European Countries Face Sanctions for Missing Telecom Rules Deadline
Published on: 4th Jun 2012
Note -- this news article is more than a year old.
By: Ian Mansfield
The European Commission has decided to refer five Member States Belgium The Netherlands Poland Portugal and Slovenia to the EU Court of Justice because they have still not implemented the revised EU telecoms rules into their national laws.
The official deadline for doing so was 25 May 2011.
The Commission has also suggested the Court impose a daily penalty payment on each Member State which would be paid as from the date of the Court's ruling until full transposition of the rules into national law is notified.
The other 22 countries which have implemented EU telecoms rules guarantee more competitive markets for consumers and businesses and give EU customers new rights, such as switching their phone operator in one day without changing the number or being informed without delay when their personal data is stolen online.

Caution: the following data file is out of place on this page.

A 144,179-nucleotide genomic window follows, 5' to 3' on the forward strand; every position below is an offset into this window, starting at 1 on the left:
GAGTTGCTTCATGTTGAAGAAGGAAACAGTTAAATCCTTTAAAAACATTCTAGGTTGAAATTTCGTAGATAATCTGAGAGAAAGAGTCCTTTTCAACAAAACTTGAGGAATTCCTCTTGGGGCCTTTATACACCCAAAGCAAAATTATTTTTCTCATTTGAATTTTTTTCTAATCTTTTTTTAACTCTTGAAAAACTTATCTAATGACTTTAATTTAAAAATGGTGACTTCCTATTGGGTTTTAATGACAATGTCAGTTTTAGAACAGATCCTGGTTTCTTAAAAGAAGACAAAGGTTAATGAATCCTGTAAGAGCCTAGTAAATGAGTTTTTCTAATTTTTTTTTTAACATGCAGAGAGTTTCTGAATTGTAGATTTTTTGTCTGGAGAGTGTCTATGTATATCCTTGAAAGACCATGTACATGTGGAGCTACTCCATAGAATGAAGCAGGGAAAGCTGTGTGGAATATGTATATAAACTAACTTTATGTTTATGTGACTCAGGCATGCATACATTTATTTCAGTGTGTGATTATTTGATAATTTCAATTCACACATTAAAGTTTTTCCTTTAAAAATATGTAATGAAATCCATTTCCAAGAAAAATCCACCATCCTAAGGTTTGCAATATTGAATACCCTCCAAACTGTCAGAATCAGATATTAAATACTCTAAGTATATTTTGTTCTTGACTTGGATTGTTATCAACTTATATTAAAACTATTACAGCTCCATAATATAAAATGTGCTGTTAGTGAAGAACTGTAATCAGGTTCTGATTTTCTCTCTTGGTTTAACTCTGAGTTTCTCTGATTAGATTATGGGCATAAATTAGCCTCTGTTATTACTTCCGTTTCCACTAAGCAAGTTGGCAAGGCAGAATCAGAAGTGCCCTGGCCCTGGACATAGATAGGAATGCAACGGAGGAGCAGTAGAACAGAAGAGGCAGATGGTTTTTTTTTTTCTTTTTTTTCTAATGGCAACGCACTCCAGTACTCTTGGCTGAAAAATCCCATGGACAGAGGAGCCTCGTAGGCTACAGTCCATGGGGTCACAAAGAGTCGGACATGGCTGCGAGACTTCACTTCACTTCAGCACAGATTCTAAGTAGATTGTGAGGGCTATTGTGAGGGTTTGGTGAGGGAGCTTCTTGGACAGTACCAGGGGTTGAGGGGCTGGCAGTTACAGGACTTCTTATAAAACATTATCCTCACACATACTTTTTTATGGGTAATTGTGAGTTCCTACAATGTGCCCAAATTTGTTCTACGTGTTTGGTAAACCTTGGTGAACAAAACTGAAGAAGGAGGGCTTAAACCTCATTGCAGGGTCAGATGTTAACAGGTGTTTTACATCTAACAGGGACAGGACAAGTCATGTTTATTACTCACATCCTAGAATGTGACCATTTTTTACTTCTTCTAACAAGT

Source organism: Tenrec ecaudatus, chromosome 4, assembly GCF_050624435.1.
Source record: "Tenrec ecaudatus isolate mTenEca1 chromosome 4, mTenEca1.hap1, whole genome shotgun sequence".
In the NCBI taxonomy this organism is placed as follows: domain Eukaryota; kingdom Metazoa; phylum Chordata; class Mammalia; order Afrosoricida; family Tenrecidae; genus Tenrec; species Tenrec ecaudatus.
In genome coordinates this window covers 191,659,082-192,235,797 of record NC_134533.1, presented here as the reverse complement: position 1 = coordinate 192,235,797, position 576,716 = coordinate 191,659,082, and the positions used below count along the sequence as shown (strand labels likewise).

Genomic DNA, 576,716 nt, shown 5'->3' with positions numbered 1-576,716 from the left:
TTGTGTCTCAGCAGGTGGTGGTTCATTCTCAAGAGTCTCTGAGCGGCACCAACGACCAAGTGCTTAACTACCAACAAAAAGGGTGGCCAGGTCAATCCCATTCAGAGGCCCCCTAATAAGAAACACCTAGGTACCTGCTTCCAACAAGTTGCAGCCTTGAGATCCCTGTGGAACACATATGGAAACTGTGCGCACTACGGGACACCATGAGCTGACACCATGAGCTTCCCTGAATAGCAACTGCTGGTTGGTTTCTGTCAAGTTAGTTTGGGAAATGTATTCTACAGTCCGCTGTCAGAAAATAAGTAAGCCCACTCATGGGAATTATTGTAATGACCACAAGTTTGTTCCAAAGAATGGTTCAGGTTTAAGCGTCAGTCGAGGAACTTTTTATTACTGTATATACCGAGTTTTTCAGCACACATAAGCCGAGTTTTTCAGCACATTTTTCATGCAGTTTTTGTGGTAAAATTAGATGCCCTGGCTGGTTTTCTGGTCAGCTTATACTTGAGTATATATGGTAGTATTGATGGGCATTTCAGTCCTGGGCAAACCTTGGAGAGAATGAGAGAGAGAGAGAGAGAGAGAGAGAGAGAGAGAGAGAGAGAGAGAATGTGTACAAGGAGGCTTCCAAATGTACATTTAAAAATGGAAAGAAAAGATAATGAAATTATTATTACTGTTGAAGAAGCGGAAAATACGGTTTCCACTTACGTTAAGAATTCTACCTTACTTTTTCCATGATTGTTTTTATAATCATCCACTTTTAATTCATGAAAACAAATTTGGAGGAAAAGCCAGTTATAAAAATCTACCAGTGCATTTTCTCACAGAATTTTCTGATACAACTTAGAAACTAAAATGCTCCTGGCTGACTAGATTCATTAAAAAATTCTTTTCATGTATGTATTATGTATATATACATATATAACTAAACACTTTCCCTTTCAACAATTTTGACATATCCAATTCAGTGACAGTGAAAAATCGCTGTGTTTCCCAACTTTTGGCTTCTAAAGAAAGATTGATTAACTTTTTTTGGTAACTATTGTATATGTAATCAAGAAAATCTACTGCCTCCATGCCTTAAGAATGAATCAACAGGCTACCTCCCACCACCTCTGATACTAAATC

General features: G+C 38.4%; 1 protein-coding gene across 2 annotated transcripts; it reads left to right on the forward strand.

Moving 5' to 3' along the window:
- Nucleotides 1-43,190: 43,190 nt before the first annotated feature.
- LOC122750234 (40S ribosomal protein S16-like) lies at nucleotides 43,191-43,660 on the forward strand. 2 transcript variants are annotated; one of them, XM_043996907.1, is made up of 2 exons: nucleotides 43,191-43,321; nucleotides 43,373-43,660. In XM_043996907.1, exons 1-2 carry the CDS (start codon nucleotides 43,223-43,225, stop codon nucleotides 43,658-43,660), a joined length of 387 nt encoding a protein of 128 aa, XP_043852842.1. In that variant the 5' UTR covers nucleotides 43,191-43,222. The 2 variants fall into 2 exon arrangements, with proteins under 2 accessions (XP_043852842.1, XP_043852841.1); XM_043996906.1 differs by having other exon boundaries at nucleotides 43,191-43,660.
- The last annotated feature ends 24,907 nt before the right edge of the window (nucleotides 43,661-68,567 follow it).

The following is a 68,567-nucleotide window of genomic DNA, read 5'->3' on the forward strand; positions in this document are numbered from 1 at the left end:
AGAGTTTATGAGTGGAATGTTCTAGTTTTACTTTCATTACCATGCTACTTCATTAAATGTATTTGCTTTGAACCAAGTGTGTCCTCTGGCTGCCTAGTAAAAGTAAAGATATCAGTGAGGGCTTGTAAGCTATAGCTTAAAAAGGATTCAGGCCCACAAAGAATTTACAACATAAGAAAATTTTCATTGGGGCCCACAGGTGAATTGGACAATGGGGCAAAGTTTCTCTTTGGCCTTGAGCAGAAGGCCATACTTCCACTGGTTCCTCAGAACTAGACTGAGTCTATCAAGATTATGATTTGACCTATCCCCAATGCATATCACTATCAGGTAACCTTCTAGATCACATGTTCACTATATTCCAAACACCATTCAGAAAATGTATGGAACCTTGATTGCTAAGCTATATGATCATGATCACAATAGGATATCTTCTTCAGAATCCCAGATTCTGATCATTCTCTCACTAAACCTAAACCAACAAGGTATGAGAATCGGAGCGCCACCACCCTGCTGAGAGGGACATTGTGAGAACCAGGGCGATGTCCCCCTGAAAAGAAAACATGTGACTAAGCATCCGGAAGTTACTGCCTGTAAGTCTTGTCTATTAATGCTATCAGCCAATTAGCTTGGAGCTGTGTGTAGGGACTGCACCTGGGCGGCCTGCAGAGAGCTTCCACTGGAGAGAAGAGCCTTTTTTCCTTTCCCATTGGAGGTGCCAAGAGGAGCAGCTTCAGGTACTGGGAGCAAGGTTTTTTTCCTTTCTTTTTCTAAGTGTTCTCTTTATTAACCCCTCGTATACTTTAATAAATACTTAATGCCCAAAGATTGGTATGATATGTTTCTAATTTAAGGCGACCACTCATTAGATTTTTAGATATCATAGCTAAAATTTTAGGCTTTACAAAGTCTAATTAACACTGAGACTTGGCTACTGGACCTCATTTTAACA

The new telecoms rules give EU citizens and businesses higher levels of consumer protection and more choice, such as the ability to switch fixed or mobile phone operator without changing phone number within one working day. These rules also require operators to secure personal data properly and to inform their customers and data protection authorities promptly when personal data is lost. The rules require Internet users to be better informed about data other parties store or access on their devices and improve the tools for fighting spam. They also ensure more consistent and effective regulation of telecoms markets across Europe.
Under the Lisbon Treaty, the Commission may, upon referral of a Member State for not communicating national measures transposing EU rules, propose financial sanctions to be imposed by the Court of Justice of the European Union. These sanctions take into account the duration and the gravity of the infringement and the size of the Member State concerned.